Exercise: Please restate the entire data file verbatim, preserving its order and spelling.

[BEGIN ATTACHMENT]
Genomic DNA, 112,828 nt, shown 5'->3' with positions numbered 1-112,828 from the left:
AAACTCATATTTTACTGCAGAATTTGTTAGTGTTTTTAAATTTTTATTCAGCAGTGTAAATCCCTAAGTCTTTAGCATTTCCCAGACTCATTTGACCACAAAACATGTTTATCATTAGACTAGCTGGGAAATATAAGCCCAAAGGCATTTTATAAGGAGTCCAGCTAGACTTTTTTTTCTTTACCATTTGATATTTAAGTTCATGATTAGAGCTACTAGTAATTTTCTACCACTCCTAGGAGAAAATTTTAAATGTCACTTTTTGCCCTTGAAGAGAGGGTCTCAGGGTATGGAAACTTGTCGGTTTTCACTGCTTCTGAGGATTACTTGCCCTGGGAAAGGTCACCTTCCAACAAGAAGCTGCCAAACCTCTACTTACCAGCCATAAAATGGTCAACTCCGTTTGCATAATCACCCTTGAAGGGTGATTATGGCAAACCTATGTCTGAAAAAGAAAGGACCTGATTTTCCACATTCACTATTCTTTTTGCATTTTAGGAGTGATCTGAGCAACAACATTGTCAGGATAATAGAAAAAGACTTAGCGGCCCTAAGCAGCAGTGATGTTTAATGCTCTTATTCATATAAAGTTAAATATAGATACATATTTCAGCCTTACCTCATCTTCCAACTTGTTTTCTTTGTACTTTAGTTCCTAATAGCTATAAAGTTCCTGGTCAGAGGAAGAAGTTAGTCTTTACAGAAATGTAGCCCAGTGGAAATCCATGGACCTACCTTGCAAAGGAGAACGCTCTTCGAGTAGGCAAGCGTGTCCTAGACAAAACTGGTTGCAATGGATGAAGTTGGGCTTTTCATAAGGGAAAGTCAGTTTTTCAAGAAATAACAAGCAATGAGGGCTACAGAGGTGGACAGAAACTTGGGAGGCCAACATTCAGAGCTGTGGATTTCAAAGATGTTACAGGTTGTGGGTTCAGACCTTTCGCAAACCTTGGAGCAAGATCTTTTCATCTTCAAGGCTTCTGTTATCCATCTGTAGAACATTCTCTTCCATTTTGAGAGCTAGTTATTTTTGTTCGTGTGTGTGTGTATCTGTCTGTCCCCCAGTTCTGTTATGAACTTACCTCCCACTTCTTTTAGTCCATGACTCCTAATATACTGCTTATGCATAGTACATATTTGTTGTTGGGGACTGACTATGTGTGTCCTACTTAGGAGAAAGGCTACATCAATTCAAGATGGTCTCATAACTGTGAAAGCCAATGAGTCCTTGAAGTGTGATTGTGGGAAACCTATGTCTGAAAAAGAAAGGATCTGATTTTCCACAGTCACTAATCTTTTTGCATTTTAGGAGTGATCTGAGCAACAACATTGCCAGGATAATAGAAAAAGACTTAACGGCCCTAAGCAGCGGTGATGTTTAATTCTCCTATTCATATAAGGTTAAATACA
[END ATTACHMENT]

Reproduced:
Genomic DNA, 112,828 nt, shown 5'->3' with positions numbered 1-112,828 from the left:
AAACTCATATTTTACTGCAGAATTTGTTAGTGTTTTTAAATTTTTATTCAGCAGTGTAAATCCCTAAGTCTTTAGCATTTCCCAGACTCATTTGACCACAAAACATGTTTATCATTAGACTAGCTGGGAAATATAAGCCCAAAGGCATTTTATAAGGAGTCCAGCTAGACTTTTTTTTCTTTACCATTTGATATTTAAGTTCATGATTAGAGCTACTAGTAATTTTCTACCACTCCTAGGAGAAAATTTTAAATGTCACTTTTTGCCCTTGAAGAGAGGGTCTCAGGGTATGGAAACTTGTCGGTTTTCACTGCTTCTGAGGATTACTTGCCCTGGGAAAGGTCACCTTCCAACAAGAAGCTGCCAAACCTCTACTTACCAGCCATAAAATGGTCAACTCCGTTTGCATAATCACCCTTGAAGGGTGATTATGGCAAACCTATGTCTGAAAAAGAAAGGACCTGATTTTCCACATTCACTATTCTTTTTGCATTTTAGGAGTGATCTGAGCAACAACATTGTCAGGATAATAGAAAAAGACTTAGCGGCCCTAAGCAGCAGTGATGTTTAATGCTCTTATTCATATAAAGTTAAATATAGATACATATTTCAGCCTTACCTCATCTTCCAACTTGTTTTCTTTGTACTTTAGTTCCTAATAGCTATAAAGTTCCTGGTCAGAGGAAGAAGTTAGTCTTTACAGAAATGTAGCCCAGTGGAAATCCATGGACCTACCTTGCAAAGGAGAACGCTCTTCGAGTAGGCAAGCGTGTCCTAGACAAAACTGGTTGCAATGGATGAAGTTGGGCTTTTCATAAGGGAAAGTCAGTTTTTCAAGAAATAACAAGCAATGAGGGCTACAGAGGTGGACAGAAACTTGGGAGGCCAACATTCAGAGCTGTGGATTTCAAAGATGTTACAGGTTGTGGGTTCAGACCTTTCGCAAACCTTGGAGCAAGATCTTTTCATCTTCAAGGCTTCTGTTATCCATCTGTAGAACATTCTCTTCCATTTTGAGAGCTAGTTATTTTTGTTCGTGTGTGTGTGTATCTGTCTGTCCCCCAGTTCTGTTATGAACTTACCTCCCACTTCTTTTAGTCCATGACTCCTAATATACTGCTTATGCATAGTACATATTTGTTGTTGGGGACTGACTATGTGTGTCCTACTTAGGAGAAAGGCTACATCAATTCAAGATGGTCTCATAACTGTGAAAGCCAATGAGTCCTTGAAGTGTGATTGTGGGAAACCTATGTCTGAAAAAGAAAGGATCTGATTTTCCACAGTCACTAATCTTTTTGCATTTTAGGAGTGATCTGAGCAACAACATTGCCAGGATAATAGAAAAAGACTTAACGGCCCTAAGCAGCGGTGATGTTTAATTCTCCTATTCATATAAGGTTAAATACA